OMI Bishops will help PM in healing process

Certain steps taken by the new government are commendable in that they create the correct atmosphere for the government and the LTTE to enter into dialogue that could pave the way for a negotiated settlement to a conflict that has continued for the past two decades. The destruction caused to life, property and to the country’s economy affected people in all segments of society, especially the poor, is too well known and need not be repeated here, says Very Rev. Fr. Bernard Quintus, OMI, Provincial of Oblates of Mary Immaculate Province of Sri Lanka (Colombo) and Very Rev. Fr. A. Jeevendra Paul, OMI, Provincial of Oblates of Mary Immaculate Province of Sri Lanka (Jaffna) in a joint letter addressed to Prime Minister Ranil Wickremesinghe.

"The LTTE’s one month cease-fire and the government reciprocating this gesture with a cessation of hostilities, the Prime Minister’s visit to meet India’s political leaders to obtain their concurrence in resolving Sri Lanka’s crisis, inviting the Norwegians to reassume their role as facilitator in the proposed peace negotiations and the assurances given at the recent SAARC meeting in Nepal to support all initiatives towards a settlement of the national crisis have rekindled hopes for peace in the hearts and minds of people, the letter said.

Furthermore the decision to lift the embargo and send medicine and other essential commodities to the North, the removing of barricades in the main cities, an eyesore that fostered a fear syndrome in people, and the relaxing of restrictions that prevented people from the South to meet their brothers and sisters in the North, are indeed brave decisions that argue well as pace setters for a sustainable and honourable peace in this war torn land, it said.

The path to peace, as you are well aware, is fraught with difficulties, dangers and disappointments. There are those who would attempt to frustrate all peace effort to satisfy their vested interests. Notwithstanding those drawbacks, it is always important to bear in mind that the mandate of the people given to this government is to restore peace to our country through a process of negotiation, however tedious and tight-knotted this may turn out to be. Every effort should be made not to allow the peace process breakdown or drag on indefinitely." It further said: "As Missionary Oblates of Mary Immaculate, working both in the North and the South of Sri Lanka, particularly among the poor, we wish to assure you and your government of our support in the deliberations and decisions you will have to take in ensuring peace to the people of all communities. We also wish to affirm our willingness to participate in the healing , confidence building and reconciliation work, which must necessarily be an important component of the peace process.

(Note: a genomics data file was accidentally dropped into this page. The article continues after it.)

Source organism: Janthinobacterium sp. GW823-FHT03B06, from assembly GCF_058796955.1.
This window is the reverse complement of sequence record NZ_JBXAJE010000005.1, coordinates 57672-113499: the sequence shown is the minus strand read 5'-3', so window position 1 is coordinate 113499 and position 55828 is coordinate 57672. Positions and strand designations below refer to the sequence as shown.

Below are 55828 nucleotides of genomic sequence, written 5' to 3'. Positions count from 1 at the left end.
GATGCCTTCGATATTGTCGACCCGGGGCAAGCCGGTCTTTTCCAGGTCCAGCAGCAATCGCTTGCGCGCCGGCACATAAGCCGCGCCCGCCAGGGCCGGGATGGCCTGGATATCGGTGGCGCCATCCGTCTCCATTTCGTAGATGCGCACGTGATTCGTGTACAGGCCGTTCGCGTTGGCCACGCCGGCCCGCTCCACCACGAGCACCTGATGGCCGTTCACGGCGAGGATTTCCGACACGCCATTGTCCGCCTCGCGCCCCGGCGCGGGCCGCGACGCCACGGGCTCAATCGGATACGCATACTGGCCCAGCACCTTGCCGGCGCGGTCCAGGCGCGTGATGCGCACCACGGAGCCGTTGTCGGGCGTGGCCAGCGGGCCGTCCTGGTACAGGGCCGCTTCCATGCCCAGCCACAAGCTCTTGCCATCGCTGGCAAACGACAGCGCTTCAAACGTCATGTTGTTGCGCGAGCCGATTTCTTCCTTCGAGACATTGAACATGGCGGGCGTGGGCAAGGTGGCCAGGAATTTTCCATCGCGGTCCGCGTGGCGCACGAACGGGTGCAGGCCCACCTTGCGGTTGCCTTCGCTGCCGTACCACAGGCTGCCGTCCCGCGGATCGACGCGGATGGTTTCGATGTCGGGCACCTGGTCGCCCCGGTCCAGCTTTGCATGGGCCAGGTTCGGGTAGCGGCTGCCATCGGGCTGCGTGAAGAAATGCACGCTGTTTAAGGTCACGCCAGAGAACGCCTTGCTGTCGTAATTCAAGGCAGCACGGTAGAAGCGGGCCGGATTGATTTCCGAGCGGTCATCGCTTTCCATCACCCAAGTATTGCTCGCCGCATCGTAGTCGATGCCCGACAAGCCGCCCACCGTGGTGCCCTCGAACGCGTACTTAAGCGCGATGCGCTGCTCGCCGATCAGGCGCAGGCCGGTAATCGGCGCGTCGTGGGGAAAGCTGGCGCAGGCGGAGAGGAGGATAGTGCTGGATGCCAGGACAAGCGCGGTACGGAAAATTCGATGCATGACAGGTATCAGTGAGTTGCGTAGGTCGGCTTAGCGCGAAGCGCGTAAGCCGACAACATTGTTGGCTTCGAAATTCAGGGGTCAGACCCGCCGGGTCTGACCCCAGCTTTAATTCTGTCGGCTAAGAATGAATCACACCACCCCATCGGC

We wish to spell out this commitment in more concrete terms. When the work of resettling the internally displaced and refugees commences we shall, in consultation with the authorities concerned and within the limits of our collective potential, make personnel and funds available for this humanitarian task. We are conscious of the fact that the children’s education, particularly in the North and the East, has been directly affected by this war. Bearing this in mind, we wish to make available a number of scholarships to students education has been hampered as a result of this war.

In conclusion, we wish to commend all efforts towards the establishment of peace to Our Lady of Madhu whose shrine served as a haven to all those who sought her refuge in times when peace seemed elusive and the ravages of war covered the entire land."

Copies of the letter had also been sent to Foreign Affairs Minister Tyronne Fernando and Rehabilitation and Refugees Minister Dr. Jayalath Jayawardena.